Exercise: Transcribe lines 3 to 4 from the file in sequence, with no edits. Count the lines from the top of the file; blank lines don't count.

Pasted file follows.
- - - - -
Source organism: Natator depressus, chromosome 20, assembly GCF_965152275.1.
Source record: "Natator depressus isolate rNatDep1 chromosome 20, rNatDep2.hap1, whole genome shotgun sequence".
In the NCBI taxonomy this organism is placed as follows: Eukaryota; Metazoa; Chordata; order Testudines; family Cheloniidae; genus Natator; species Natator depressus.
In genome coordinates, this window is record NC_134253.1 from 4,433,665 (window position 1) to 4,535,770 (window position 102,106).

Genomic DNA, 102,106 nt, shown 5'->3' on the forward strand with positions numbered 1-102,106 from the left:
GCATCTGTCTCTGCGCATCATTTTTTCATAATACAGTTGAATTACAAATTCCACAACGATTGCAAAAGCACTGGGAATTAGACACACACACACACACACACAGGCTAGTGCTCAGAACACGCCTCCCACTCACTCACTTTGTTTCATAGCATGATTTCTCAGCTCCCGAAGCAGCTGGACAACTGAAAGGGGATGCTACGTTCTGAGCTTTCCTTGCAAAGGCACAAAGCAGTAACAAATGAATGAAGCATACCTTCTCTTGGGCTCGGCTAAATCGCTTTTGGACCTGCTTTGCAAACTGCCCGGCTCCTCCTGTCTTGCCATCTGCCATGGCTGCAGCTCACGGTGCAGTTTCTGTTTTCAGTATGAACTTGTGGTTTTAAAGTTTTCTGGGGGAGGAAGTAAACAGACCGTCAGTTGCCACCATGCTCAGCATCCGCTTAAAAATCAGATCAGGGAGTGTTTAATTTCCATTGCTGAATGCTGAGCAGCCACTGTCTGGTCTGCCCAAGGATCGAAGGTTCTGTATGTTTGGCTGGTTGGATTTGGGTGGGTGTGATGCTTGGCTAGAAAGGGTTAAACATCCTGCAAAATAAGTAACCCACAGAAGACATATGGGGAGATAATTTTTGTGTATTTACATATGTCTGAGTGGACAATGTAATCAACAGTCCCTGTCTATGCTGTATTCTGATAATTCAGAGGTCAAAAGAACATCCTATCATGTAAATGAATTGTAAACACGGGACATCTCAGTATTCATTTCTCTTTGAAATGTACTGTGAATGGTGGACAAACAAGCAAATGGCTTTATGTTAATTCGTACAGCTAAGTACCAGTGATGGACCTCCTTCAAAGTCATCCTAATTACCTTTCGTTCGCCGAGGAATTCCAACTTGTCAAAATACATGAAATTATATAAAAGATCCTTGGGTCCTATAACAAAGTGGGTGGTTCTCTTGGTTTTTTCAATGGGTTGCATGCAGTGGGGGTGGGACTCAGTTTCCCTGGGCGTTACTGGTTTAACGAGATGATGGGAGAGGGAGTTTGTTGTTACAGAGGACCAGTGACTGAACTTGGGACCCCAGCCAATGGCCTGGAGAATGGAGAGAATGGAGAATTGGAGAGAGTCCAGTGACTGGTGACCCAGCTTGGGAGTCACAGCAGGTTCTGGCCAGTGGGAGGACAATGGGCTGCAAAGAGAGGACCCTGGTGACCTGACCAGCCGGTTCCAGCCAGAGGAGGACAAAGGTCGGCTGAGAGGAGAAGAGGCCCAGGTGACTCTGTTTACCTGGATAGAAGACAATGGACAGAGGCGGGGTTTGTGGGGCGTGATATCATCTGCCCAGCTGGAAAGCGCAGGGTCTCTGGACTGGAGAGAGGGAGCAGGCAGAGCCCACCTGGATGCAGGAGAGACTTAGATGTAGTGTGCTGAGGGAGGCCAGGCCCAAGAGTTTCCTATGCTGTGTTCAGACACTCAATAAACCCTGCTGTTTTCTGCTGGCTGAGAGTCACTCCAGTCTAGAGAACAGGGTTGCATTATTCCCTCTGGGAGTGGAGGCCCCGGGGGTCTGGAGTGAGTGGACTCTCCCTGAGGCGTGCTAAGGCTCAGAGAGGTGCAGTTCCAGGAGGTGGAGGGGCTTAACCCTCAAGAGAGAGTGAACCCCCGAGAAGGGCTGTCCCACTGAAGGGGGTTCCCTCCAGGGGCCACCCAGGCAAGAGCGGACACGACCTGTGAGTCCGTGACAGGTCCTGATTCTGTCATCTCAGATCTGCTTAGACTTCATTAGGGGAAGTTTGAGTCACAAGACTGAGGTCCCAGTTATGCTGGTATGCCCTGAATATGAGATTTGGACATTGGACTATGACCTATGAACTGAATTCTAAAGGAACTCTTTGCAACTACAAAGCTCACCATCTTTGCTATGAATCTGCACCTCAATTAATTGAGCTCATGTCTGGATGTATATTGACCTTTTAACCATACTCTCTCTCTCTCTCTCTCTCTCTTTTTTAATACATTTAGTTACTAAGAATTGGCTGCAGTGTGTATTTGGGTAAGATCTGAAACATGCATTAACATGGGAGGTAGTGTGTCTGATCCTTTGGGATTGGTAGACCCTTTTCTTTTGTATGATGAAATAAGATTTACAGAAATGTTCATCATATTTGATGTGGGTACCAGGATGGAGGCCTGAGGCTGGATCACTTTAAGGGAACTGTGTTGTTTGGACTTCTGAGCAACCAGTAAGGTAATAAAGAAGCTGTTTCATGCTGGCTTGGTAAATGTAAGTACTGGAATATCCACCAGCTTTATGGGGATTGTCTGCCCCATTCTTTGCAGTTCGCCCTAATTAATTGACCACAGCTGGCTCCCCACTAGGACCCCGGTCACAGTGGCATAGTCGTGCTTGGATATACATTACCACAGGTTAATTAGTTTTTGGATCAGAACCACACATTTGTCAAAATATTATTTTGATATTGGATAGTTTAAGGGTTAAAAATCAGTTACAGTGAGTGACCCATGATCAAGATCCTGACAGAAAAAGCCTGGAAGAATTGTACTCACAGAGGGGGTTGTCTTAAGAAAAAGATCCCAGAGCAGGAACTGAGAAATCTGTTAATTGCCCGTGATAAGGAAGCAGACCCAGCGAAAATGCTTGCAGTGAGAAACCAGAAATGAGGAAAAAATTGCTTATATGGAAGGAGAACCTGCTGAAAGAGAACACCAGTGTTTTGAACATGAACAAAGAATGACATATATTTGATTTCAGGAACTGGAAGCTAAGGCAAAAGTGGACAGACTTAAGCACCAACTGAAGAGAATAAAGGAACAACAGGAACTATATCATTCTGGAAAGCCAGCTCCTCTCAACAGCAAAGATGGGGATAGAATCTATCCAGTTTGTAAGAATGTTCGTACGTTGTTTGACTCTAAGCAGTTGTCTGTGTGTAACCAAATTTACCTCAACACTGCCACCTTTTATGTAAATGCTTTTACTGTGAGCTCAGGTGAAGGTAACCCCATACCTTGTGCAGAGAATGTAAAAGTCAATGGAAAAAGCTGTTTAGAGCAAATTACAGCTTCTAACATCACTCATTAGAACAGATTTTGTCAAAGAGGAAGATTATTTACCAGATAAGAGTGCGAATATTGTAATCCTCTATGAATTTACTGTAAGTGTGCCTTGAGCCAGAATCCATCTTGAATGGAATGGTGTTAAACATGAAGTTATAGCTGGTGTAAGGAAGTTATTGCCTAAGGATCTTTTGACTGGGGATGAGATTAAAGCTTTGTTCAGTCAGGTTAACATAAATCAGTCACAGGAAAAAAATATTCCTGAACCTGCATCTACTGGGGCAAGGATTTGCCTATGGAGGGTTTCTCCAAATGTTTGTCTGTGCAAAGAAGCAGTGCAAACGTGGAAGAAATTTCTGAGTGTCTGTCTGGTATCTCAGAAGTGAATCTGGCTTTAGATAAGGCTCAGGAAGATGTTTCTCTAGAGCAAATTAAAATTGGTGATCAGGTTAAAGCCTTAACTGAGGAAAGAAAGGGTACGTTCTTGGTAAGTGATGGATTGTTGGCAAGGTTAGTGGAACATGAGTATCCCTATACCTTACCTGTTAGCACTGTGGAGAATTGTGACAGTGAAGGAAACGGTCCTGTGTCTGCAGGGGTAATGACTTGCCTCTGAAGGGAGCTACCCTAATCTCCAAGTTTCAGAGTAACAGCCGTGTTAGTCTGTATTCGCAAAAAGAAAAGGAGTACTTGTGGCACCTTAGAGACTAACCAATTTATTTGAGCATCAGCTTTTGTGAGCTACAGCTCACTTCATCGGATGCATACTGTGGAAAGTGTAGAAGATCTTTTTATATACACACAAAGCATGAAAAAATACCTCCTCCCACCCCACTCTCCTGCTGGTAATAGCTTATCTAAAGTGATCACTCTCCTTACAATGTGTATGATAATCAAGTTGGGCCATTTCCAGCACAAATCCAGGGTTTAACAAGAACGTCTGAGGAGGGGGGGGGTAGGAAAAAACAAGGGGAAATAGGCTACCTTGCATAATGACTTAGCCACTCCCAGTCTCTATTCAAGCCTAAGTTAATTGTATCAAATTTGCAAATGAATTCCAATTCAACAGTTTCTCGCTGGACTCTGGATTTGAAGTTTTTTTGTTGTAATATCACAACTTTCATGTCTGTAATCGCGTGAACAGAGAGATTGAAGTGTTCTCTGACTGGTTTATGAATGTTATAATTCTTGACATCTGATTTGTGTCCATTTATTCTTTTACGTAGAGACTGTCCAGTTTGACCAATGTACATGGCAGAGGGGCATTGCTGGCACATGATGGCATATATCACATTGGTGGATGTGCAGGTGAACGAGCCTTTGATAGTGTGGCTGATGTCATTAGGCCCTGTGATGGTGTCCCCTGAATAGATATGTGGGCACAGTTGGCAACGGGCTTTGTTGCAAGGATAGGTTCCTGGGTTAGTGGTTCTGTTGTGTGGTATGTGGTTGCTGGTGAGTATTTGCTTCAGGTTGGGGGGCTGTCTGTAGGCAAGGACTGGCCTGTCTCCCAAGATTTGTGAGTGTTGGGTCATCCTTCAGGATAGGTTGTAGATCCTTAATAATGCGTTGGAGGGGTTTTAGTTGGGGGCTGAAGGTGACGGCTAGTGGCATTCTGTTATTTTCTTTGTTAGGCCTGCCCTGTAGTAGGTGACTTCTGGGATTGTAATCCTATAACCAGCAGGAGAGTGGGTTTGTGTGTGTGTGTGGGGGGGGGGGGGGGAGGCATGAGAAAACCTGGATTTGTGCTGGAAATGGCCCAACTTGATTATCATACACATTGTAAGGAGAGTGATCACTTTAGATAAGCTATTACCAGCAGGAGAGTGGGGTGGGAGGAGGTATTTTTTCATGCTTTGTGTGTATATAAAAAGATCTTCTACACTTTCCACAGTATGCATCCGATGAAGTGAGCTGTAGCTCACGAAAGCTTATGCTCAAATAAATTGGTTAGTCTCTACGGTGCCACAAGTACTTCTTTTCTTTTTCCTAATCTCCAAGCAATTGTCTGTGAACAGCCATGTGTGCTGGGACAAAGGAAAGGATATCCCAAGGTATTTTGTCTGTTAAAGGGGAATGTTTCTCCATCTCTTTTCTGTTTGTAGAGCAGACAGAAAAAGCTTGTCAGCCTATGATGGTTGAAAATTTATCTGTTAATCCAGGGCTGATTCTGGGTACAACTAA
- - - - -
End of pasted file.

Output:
In the NCBI taxonomy this organism is placed as follows: Eukaryota; Metazoa; Chordata; order Testudines; family Cheloniidae; genus Natator; species Natator depressus.
In genome coordinates, this window is record NC_134253.1 from 4,433,665 (window position 1) to 4,535,770 (window position 102,106).